Publication Date: June 25, 2009
NEW YORK, NY—The future of health care should encourage expanded use of information tools to help consumers better manage their health, 56 diverse organizations said today as they embraced a framework for personal health information access and privacy.
“Consumers need to be full participants in modern health information tools and services to help them prevent illness, communicate better with clinicians, understand costs and treatment options, make better health decisions, and take better care of loved ones,” the group said in a joint statement.
“Health reform requires putting the power of information at the fingertips of 300 million consumers,” said Zoë Baird, president of the Markle Foundation, which convened the group. “If we do this right, consumers will contribute to a health care system that rewards quality, slows an unsustainable spiral of costs, and protects the privacy of sensitive information.”
The recently enacted American Recovery and Reinvestment Act establishes billions of dollars in incentives for clinicians and hospitals to use health information technology, including electronic health records (EHRs). The law also clarifies that individuals have the right to receive copies of personal health information from EHRs in electronic formats and authorize their information to be stored in a service of the individual’s choosing.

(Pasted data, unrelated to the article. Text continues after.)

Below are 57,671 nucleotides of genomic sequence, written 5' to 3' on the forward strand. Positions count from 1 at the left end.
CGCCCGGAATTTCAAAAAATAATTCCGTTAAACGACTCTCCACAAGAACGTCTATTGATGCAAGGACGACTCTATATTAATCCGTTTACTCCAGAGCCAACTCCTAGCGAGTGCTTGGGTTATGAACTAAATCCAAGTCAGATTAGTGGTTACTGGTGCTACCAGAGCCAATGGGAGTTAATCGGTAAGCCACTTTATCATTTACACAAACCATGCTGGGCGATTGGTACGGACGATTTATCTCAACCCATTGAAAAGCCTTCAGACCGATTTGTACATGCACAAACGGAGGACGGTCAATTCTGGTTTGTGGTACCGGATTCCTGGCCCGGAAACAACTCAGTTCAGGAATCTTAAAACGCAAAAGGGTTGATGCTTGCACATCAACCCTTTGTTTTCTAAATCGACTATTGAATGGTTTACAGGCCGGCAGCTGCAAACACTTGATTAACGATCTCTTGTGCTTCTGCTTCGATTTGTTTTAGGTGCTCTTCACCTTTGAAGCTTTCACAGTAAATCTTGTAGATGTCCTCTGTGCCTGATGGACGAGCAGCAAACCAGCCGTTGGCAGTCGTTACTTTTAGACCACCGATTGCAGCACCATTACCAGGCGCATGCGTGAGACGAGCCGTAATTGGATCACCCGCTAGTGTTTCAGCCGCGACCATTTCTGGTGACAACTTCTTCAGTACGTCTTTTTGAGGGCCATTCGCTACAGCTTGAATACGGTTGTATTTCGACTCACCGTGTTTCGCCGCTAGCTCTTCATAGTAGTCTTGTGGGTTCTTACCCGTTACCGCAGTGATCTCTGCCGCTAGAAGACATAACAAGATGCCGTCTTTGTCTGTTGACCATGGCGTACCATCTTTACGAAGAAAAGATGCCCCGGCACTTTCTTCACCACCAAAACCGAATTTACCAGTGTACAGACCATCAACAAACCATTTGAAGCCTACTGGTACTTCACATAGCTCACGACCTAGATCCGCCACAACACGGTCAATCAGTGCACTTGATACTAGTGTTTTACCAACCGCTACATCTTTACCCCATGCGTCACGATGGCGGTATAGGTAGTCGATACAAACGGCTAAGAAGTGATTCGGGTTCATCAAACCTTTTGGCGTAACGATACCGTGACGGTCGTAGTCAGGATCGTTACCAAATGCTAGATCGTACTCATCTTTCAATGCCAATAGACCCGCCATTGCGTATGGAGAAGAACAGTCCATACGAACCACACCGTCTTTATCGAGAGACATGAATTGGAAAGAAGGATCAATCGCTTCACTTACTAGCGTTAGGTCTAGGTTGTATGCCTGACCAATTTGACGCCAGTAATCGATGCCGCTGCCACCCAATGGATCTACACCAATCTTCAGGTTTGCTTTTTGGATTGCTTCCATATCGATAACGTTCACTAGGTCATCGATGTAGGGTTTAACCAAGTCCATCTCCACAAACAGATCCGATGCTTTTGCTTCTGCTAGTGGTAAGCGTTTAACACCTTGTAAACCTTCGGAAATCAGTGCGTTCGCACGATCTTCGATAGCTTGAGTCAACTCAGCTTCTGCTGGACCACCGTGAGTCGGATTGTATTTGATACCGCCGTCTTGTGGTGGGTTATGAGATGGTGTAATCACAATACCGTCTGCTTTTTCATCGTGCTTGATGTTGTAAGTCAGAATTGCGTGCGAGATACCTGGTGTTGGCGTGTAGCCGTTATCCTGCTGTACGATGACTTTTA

“In the age of the Internet, there is vast potential for consumers to connect online to new services to make their lives easier and healthier,” said Carol Diamond, MD, MPH, chair of Markle Connecting for Health, which convened the group. “Providing consumers with electronic access to their information should be one of the things that the health IT incentives stimulate, so that many services may flourish by using information according to the individual’s needs and wishes.”